Philippine Supreme Court Jurisprudence


Philippine Supreme Court Jurisprudence > Year 1920 > December 1920 Decisions > G.R. No. 14539 December 18, 1920 - FELISA OSORIO, ET AL. v. CHAS. R. BENNET

041 Phil 301:




PHILIPPINE SUPREME COURT DECISIONS

EN BANC

[G.R. No. 14539. December 18, 1920. ]

FELISA OSORIO and DANIEL TIRONA, Plaintiffs-Appellants, v. CHAS. R. BENNET, district engineer of Cavite, and THE PROVINCIAL BOARD OF CAVITE, Defendants-Appellees.

Sumulong & Estrada for Appellants.

Provincial Fiscal Reyes for Appellees.

SYLLABUS


1. CONTRACTS; RECIPROCAL OBLIGATIONS; RESOLUTION OR PERFORMANCE. — The remedies granted by law to exact the fulfillment of the obligation or its resolution are, when the obligation is reciprocal, alternative and not cumulative. When the resolution of the obligation is demanded, the fulfillment thereof cannot, even indirectly, be asked at the same time.

2. ID.; ID.; INDEMNIFICATION IN CASE OF RESOLUTION. — The indemnification to which the plaintiffs are entitled, when they elect to resolve the obligation, should be the damages incidental to the nonfulfillment of the obligation but not those which the defendant would have to pay as expenses should they fulfill the obligation.


D E C I S I O N


AVANCEÑA, J. :


The plaintiffs are owners of a parcel of registered land used as a fishery which is described in paragraph two of the amended complaint. They purchased it from Sidney D. Sugar, the person who secured its original registration in accordance with the Land Registration Law. About the month of September, 1916, the defendants occupied, some where in the western part, a portion of this land of an area of 13,000 square meters in order to convert it into a provincial road.

The plaintiffs bring this action to recover of the defendants the value of this piece of land at the rate of one peso (P1) per square meter, and the value of another portion of 2,380 square meters, which was rendered useless as a fishery because of the construction of the road. According to the plaintiffs, the defendants, in the construction thereof, removed part of the fishery’s dyke, as a result of which about 40,000 fish valued at P4,000 escaped from it. They, therefore, also ask judgment against the defendants for this sum. Lastly, they ask that judgment be rendered, granting them an indemnification, for the profits they failed to receive, in the sum. of P200 for each month that had elapsed since September, 1916.

The court absolved the defendants from the complaint and the plaintiffs appealed.

It appears from the evidence, and it is admitted by the parties, that a part of the Cavite-Noveleta provincial road in the Province of Cavite, which was constructed in 1916, occupied a portion of land included in the title of the plaintiffs, situated somewhere in the western part, and having an area of 13,000 square meters, and that the defendants occupied it because the plaintiffs ceded it to them under certain conditions.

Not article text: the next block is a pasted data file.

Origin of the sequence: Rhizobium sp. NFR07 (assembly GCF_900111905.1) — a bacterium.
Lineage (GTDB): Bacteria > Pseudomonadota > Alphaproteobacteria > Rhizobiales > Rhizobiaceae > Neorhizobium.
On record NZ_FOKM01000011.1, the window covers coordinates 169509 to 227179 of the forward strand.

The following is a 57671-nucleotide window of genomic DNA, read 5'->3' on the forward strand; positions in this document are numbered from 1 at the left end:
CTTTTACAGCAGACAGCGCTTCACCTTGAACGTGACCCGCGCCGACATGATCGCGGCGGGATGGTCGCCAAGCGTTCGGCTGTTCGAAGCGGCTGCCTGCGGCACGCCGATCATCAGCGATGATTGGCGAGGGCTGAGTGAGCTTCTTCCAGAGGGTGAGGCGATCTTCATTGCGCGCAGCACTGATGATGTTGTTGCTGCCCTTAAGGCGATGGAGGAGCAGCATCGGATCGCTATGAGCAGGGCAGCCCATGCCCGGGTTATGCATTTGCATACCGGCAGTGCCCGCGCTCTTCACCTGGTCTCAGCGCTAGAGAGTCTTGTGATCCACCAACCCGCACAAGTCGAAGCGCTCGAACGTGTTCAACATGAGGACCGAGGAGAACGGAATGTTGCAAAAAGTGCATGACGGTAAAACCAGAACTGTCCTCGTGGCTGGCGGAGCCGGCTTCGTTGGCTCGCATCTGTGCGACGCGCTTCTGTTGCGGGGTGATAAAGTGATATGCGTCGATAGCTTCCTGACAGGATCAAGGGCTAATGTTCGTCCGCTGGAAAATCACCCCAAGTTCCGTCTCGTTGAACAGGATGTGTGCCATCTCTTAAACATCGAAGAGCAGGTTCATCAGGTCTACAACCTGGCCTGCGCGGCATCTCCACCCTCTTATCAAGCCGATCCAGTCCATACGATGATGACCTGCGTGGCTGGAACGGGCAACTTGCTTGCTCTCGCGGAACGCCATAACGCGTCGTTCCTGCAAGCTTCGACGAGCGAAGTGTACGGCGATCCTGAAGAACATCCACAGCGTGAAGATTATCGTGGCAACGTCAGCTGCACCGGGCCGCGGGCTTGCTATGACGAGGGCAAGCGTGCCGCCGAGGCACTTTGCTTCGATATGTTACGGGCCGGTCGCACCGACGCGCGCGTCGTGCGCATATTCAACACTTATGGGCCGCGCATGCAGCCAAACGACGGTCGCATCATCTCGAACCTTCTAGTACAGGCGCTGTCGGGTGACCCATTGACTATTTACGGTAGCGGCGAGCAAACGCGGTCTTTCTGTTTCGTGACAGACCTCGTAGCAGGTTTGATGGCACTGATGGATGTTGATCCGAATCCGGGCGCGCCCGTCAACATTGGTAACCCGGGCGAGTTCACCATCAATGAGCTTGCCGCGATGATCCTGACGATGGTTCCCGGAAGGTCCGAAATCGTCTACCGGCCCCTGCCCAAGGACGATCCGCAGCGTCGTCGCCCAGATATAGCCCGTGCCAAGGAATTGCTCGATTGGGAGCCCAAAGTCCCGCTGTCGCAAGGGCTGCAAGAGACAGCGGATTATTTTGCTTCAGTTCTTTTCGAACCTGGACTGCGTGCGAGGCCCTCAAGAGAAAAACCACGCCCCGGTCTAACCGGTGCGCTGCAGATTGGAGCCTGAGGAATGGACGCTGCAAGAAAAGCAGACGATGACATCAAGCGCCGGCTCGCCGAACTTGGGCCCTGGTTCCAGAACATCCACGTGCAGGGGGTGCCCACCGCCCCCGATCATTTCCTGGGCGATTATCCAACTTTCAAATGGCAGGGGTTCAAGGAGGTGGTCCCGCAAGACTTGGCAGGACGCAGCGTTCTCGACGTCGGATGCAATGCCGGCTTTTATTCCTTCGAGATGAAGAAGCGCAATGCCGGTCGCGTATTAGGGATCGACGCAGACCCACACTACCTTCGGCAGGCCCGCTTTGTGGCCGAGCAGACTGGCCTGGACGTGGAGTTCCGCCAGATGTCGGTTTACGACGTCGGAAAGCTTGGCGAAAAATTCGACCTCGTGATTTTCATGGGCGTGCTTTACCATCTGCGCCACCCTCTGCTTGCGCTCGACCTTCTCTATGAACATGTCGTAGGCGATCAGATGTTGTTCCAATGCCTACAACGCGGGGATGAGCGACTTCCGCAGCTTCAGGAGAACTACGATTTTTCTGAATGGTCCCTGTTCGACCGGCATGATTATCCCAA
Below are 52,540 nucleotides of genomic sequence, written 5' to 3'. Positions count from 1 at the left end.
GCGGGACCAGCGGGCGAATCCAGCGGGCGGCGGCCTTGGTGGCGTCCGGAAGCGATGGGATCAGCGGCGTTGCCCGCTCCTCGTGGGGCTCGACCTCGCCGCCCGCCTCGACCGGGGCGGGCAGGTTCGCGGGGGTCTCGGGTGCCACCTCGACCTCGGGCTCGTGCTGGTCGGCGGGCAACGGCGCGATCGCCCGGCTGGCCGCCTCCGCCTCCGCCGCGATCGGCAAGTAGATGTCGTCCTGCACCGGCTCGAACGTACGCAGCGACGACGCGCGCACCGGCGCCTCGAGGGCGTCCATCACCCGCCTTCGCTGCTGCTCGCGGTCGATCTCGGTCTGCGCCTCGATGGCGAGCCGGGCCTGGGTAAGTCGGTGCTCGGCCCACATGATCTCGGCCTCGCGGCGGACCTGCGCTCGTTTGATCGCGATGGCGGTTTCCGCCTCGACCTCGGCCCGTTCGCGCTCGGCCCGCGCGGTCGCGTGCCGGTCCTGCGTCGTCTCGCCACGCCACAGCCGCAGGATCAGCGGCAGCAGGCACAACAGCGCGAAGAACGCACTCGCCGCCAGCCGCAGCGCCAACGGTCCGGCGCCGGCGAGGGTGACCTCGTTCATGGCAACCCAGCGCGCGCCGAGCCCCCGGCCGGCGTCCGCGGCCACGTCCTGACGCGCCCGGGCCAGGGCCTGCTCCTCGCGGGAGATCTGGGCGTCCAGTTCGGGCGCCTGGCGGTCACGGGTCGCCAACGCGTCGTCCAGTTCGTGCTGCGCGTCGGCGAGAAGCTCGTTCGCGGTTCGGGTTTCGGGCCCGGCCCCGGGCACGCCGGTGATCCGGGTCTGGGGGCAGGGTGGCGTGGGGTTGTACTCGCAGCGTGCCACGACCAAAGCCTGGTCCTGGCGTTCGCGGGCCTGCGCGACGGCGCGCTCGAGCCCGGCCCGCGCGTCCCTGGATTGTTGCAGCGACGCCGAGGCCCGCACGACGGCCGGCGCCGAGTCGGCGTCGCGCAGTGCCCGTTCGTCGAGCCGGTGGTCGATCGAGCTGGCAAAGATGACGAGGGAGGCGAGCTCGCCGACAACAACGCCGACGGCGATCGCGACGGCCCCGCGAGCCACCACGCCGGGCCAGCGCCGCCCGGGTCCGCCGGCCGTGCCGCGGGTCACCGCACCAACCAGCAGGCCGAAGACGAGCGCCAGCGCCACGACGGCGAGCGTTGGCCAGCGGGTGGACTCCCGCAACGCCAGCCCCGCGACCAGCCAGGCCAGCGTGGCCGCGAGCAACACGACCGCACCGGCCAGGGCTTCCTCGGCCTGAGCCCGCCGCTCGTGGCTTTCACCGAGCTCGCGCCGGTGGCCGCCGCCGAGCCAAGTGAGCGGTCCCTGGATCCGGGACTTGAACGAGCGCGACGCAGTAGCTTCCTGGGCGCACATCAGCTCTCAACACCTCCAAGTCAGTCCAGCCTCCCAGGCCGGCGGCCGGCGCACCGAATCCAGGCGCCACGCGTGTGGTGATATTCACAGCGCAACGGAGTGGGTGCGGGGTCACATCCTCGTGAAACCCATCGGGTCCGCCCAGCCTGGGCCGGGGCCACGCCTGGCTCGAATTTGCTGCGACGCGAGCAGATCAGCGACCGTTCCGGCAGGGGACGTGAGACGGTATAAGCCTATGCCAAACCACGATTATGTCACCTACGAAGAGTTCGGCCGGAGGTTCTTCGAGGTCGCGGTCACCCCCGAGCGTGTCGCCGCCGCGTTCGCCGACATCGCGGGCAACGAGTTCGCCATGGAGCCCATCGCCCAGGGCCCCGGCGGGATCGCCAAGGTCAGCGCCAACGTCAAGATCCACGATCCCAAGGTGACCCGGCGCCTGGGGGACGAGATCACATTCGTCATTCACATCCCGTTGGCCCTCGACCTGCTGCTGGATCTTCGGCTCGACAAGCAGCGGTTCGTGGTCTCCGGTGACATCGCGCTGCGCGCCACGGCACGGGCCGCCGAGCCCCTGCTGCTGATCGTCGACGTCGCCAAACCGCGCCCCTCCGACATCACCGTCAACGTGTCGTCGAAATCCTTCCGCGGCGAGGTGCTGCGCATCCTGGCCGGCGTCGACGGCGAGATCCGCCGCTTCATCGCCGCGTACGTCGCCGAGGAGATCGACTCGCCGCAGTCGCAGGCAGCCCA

According to the plaintiffs, the most important of these conditions was that the defendants, in filling up the new road, should use the mud which must be taken from the high part of the fishery until its bottom should be on a level with the rest. As stated by the plaintiffs and as the fact seems to be, this condition was the only compensation for the cession of their land, because by this excavation the part dug up would become an enlargement of the fishery already existing. The defendants state that this condition was imposed by the plaintiffs after the construction was commenced and not at the time of making the cession. After an examination of the evidence we reach the conclusion that this condition was imposed from the beginning.

We note immediately that the defendants in their last amended answer make this allegation:jgc:chanrobles.com.ph

". . . by virtue of this gratuitous verbal concession, the province took possession of the lands of the plaintiffs, with their knowledge, and consent, and without any objection on their part, said plaintiffs having imposed the conditions necessary for filling up the road, which condition was that the higher parts of the lands shall be dug up. This has been done by the defendants for the benefit of the plaintiffs and resulted in the construction of one hectare more or less of new fishery, land having been taken from the higher portions and used to fill up the road."cralaw virtua1aw library

It appears that after the commencement of the work the plaintiff, Felisa Osorio, observed that the conditions imposed by them in making the cession were not complied with, and she wrote a letter (Exhibit C) to the defendant Chas. R. Bennet, district engineer of the Province of Cavite, demanding compliance with them. The defendant Mr. Bennet answered by letter dated October 3, 1916 (Exhibit E), from which it may be inferred that this condition was imposed when the cession was made. Referring to the condition relating to the taking out of mud in the higher part of the plaintiffs’ fishery, Mr. Bennet stated in this letter, as if to make it understood that he was fulfilling the conditions that there were fourteen bancas that were carrying away the mud from the higher part of the fishery and from other parts designated by the caretaker of the plaintiffs. In this letter he further made the assurance that the provincial board would approve the contract submitted by the plaintiffs and would authorize him to sign it. The contract referred to was a memorandum of a contract which the plaintiff Mrs. Felisa Osorio had attached to said letter for the defendants to sign; and this memorandum stated that one of the conditions of the cession was that the new road should be filled up with mud from the higher part of the fishery. The defendant, Mr. Bennet, declaring as a witness himself admitted having agreed with plaintiff Mr. Tirona that he would take out mud from the higher part of the fishery, although he stated that it was to be used in a certain part of the road to secure more economy in the construction thereof.

As to all other points, the plaintiffs proved, and it is inferred from the evidence of the defendants, that at least they did not fully comply with these conditions. The filling up of the road was to a great extent made with mud taken from nearby lands instead of mud taken from the higher part of the fishery.

There was another condition which the defendants also failed to fulfill. For the construction of the road it was necessary to construct two lateral walls and fill up the intervening space which would be the road. The plaintiffs agreed that the wall of the fishery should be used as one of the walls on condition that the defendants should pay its value. Thus it was necessary to build only one wall. It was agreed that the value of the plaintiffs’ wall would be the same as the cost of the other wall which the defendants would construct, giving it the same form and dimensions. It is admitted that the defendants did not pay the plaintiffs any sum for the value of their wall. It also appears that the new wall which the defendants built was narrower, and this results in the impossibility of determining the value which the defendants should pay for the plaintiffs wall.